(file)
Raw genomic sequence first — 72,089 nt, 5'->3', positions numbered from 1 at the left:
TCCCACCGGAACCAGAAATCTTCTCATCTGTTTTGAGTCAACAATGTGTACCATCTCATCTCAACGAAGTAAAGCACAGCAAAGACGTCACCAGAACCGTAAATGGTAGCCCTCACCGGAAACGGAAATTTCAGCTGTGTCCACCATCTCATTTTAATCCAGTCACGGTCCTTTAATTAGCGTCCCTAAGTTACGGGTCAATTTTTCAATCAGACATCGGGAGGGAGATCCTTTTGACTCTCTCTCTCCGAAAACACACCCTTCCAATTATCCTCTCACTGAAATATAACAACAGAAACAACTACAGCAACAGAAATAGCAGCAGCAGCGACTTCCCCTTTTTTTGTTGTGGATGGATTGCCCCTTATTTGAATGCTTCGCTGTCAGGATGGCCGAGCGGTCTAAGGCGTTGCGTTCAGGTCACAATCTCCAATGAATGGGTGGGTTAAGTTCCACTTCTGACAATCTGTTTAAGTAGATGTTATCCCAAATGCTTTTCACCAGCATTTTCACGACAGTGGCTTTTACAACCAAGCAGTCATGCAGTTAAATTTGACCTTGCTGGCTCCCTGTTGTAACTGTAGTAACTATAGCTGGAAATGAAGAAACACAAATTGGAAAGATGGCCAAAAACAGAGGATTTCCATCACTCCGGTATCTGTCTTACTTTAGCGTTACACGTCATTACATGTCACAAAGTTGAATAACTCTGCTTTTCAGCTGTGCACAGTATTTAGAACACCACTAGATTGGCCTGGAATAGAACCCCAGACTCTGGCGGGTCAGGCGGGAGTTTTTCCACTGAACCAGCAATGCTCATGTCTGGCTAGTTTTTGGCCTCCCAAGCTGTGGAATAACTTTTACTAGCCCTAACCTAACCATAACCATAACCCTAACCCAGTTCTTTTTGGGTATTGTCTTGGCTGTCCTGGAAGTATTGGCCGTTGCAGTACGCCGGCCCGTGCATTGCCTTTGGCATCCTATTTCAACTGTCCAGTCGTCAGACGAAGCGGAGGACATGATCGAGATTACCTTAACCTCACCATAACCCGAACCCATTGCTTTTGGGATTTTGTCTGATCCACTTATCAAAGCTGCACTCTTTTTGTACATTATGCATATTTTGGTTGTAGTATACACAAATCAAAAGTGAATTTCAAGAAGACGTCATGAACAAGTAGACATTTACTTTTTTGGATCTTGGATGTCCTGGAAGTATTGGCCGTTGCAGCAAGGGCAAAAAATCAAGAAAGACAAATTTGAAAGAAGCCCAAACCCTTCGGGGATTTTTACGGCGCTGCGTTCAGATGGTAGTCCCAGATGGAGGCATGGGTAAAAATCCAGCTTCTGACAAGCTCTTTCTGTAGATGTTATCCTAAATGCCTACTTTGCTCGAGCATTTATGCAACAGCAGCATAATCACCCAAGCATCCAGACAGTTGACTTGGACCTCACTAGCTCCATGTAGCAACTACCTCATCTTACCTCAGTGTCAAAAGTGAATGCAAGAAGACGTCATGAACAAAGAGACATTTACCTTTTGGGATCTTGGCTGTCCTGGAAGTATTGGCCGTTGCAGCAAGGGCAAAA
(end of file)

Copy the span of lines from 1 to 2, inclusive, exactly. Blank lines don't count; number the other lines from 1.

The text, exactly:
Raw genomic sequence first — 72,089 nt, 5'->3', positions numbered from 1 at the left:
TCCCACCGGAACCAGAAATCTTCTCATCTGTTTTGAGTCAACAATGTGTACCATCTCATCTCAACGAAGTAAAGCACAGCAAAGACGTCACCAGAACCGTAAATGGTAGCCCTCACCGGAAACGGAAATTTCAGCTGTGTCCACCATCTCATTTTAATCCAGTCACGGTCCTTTAATTAGCGTCCCTAAGTTACGGGTCAATTTTTCAATCAGACATCGGGAGGGAGATCCTTTTGACTCTCTCTCTCCGAAAACACACCCTTCCAATTATCCTCTCACTGAAATATAACAACAGAAACAACTACAGCAACAGAAATAGCAGCAGCAGCGACTTCCCCTTTTTTTGTTGTGGATGGATTGCCCCTTATTTGAATGCTTCGCTGTCAGGATGGCCGAGCGGTCTAAGGCGTTGCGTTCAGGTCACAATCTCCAATGAATGGGTGGGTTAAGTTCCACTTCTGACAATCTGTTTAAGTAGATGTTATCCCAAATGCTTTTCACCAGCATTTTCACGACAGTGGCTTTTACAACCAAGCAGTCATGCAGTTAAATTTGACCTTGCTGGCTCCCTGTTGTAACTGTAGTAACTATAGCTGGAAATGAAGAAACACAAATTGGAAAGATGGCCAAAAACAGAGGATTTCCATCACTCCGGTATCTGTCTTACTTTAGCGTTACACGTCATTACATGTCACAAAGTTGAATAACTCTGCTTTTCAGCTGTGCACAGTATTTAGAACACCACTAGATTGGCCTGGAATAGAACCCCAGACTCTGGCGGGTCAGGCGGGAGTTTTTCCACTGAACCAGCAATGCTCATGTCTGGCTAGTTTTTGGCCTCCCAAGCTGTGGAATAACTTTTACTAGCCCTAACCTAACCATAACCATAACCCTAACCCAGTTCTTTTTGGGTATTGTCTTGGCTGTCCTGGAAGTATTGGCCGTTGCAGTACGCCGGCCCGTGCATTGCCTTTGGCATCCTATTTCAACTGTCCAGTCGTCAGACGAAGCGGAGGACATGATCGAGATTACCTTAACCTCACCATAACCCGAACCCATTGCTTTTGGGATTTTGTCTGATCCACTTATCAAAGCTGCACTCTTTTTGTACATTATGCATATTTTGGTTGTAGTATACACAAATCAAAAGTGAATTTCAAGAAGACGTCATGAACAAGTAGACATTTACTTTTTTGGATCTTGGATGTCCTGGAAGTATTGGCCGTTGCAGCAAGGGCAAAAAATCAAGAAAGACAAATTTGAAAGAAGCCCAAACCCTTCGGGGATTTTTACGGCGCTGCGTTCAGATGGTAGTCCCAGATGGAGGCATGGGTAAAAATCCAGCTTCTGACAAGCTCTTTCTGTAGATGTTATCCTAAATGCCTACTTTGCTCGAGCATTTATGCAACAGCAGCATAATCACCCAAGCATCCAGACAGTTGACTTGGACCTCACTAGCTCCATGTAGCAACTACCTCATCTTACCTCAGTGTCAAAAGTGAATGCAAGAAGACGTCATGAACAAAGAGACATTTACCTTTTGGGATCTTGGCTGTCCTGGAAGTATTGGCCGTTGCAGCAAGGGCAAAA